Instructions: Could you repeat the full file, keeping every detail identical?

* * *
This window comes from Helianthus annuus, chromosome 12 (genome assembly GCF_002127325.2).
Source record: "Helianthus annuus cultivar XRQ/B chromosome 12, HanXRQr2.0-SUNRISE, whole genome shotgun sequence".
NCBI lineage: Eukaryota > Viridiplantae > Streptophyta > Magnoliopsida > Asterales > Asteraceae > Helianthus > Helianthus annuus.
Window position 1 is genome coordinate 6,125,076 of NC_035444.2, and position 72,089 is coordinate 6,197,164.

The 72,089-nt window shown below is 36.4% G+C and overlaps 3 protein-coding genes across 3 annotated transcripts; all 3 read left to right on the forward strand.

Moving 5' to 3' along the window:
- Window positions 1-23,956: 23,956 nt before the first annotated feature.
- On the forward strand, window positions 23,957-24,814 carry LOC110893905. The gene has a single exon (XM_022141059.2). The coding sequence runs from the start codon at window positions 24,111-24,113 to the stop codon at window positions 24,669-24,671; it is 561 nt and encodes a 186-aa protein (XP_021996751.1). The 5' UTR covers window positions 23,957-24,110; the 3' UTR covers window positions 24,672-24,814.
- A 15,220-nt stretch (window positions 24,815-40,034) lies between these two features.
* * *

This window comes from Helianthus annuus, chromosome 12 (genome assembly GCF_002127325.2).
Source record: "Helianthus annuus cultivar XRQ/B chromosome 12, HanXRQr2.0-SUNRISE, whole genome shotgun sequence".
NCBI lineage: Eukaryota > Viridiplantae > Streptophyta > Magnoliopsida > Asterales > Asteraceae > Helianthus > Helianthus annuus.
Window position 1 is genome coordinate 6,125,076 of NC_035444.2, and position 72,089 is coordinate 6,197,164.

The 72,089-nt window shown below is 36.4% G+C and overlaps 3 protein-coding genes across 3 annotated transcripts; all 3 read left to right on the forward strand.

Moving 5' to 3' along the window:
- Window positions 1-23,956: 23,956 nt before the first annotated feature.
- On the forward strand, window positions 23,957-24,814 carry LOC110893905. The gene has a single exon (XM_022141059.2). The coding sequence runs from the start codon at window positions 24,111-24,113 to the stop codon at window positions 24,669-24,671; it is 561 nt and encodes a 186-aa protein (XP_021996751.1). The 5' UTR covers window positions 23,957-24,110; the 3' UTR covers window positions 24,672-24,814.
- A 15,220-nt stretch (window positions 24,815-40,034) lies between these two features.